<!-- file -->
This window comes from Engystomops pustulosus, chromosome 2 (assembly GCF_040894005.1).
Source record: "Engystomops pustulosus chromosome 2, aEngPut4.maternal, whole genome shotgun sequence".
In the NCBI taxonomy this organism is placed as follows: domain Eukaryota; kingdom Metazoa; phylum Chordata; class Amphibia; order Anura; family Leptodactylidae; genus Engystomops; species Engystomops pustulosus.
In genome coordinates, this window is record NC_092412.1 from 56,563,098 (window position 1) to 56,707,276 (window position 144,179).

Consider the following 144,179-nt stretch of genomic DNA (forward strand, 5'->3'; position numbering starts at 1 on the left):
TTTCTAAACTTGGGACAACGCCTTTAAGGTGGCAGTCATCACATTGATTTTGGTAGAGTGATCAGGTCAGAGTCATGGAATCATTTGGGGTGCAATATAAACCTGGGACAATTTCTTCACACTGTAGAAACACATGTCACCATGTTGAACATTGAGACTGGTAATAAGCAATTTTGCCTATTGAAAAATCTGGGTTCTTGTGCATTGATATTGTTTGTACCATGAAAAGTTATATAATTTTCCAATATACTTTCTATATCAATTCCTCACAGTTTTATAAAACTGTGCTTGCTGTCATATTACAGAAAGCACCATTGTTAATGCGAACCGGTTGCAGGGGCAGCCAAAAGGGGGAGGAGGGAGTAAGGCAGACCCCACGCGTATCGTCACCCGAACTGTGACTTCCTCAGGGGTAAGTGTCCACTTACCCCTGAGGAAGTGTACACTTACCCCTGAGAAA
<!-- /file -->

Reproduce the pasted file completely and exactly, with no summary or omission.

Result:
This window comes from Engystomops pustulosus, chromosome 2 (assembly GCF_040894005.1).
Source record: "Engystomops pustulosus chromosome 2, aEngPut4.maternal, whole genome shotgun sequence".
In the NCBI taxonomy this organism is placed as follows: domain Eukaryota; kingdom Metazoa; phylum Chordata; class Amphibia; order Anura; family Leptodactylidae; genus Engystomops; species Engystomops pustulosus.
In genome coordinates, this window is record NC_092412.1 from 56,563,098 (window position 1) to 56,707,276 (window position 144,179).

Consider the following 144,179-nt stretch of genomic DNA (forward strand, 5'->3'; position numbering starts at 1 on the left):
TTTCTAAACTTGGGACAACGCCTTTAAGGTGGCAGTCATCACATTGATTTTGGTAGAGTGATCAGGTCAGAGTCATGGAATCATTTGGGGTGCAATATAAACCTGGGACAATTTCTTCACACTGTAGAAACACATGTCACCATGTTGAACATTGAGACTGGTAATAAGCAATTTTGCCTATTGAAAAATCTGGGTTCTTGTGCATTGATATTGTTTGTACCATGAAAAGTTATATAATTTTCCAATATACTTTCTATATCAATTCCTCACAGTTTTATAAAACTGTGCTTGCTGTCATATTACAGAAAGCACCATTGTTAATGCGAACCGGTTGCAGGGGCAGCCAAAAGGGGGAGGAGGGAGTAAGGCAGACCCCACGCGTATCGTCACCCGAACTGTGACTTCCTCAGGGGTAAGTGTCCACTTACCCCTGAGGAAGTGTACACTTACCCCTGAGAAA